Evolution, Climate and Vaccines: Why Americans Deny Science
The U.S. has a science problem. Around half of the country's citizens reject the facts of evolution; fewer than a third agree there is a scientific consensus on human-caused climate change, and the number who accept the importance of vaccines is ticking downward.
Those numbers, all gleaned from recent Pew and Gallup research polls, might suggest that Americans are an anti-science bunch. But yet, Americans love science. Even as many in the U.S. reject certain scientific conclusions, National Science Foundation surveys have found that public support of science is high, with more than 75 percent of Americans saying they are in favor of taxpayer-funded basic research.
"The whole discussion around scientific denial has become very, very simplified," said Troy Campbell, a psychologist at the University of Oregon. [6 Politicians Who Got the Science Wrong]
Campbell and other psychologists are presenting findings from polls and other research that they say reveal Americans' complex relationship with science. The presentations are occurring today (Jan. 21) at the annual meeting of the Society for Personality and Social Psychology (SPSP) in San Antonio.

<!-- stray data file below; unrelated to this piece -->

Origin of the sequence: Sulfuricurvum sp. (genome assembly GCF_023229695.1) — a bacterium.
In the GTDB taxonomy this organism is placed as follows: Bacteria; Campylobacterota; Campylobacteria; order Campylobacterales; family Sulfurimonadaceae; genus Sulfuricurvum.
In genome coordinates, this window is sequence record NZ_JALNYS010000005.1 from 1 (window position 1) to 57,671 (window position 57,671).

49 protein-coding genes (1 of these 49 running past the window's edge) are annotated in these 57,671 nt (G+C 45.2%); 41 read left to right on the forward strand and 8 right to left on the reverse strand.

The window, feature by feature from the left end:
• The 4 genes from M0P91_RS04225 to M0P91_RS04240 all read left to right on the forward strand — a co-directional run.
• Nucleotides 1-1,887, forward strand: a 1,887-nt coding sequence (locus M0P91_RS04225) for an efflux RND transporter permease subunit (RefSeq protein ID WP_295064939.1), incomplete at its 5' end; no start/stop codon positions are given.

Science denial — whether it comes in the form of dismissing fact-based evidence as being untrue or in accepting notions that are not factual as being true — is not typically rooted in blanket anti-science attitudes, the research showed. But the facts aren't always paramount, either. Often, people's denial of scientific evidence is based on motivations other than finding truth, such as protecting their social identity, the research said.
One key thing to understand about people who engage in science denial is that very few people deny science as a whole, according to research by Yale University psychologist Dan Kahan, also presenting at SPSP on Saturday. For example, the more liberal a person is, the more likely he or she is to agree that humans are causing global warming; a conservative is far more likely to blame natural climate variation or say scientists are making the whole thing up. [Wishful Thinking: 6 'Magic Bullet' Cures That Don't Exist]
But that same conservative may be just fine with the evidence for the efficacy of vaccines, and there is virtually no partisan split on issues like the safety of nanotechnology, the use of artificial sweeteners in drinks or the health impacts of living near high-voltage power lines, Kahan wrote in a book chapter soon to be published in the "Oxford Handbook on the Science of Science Communication."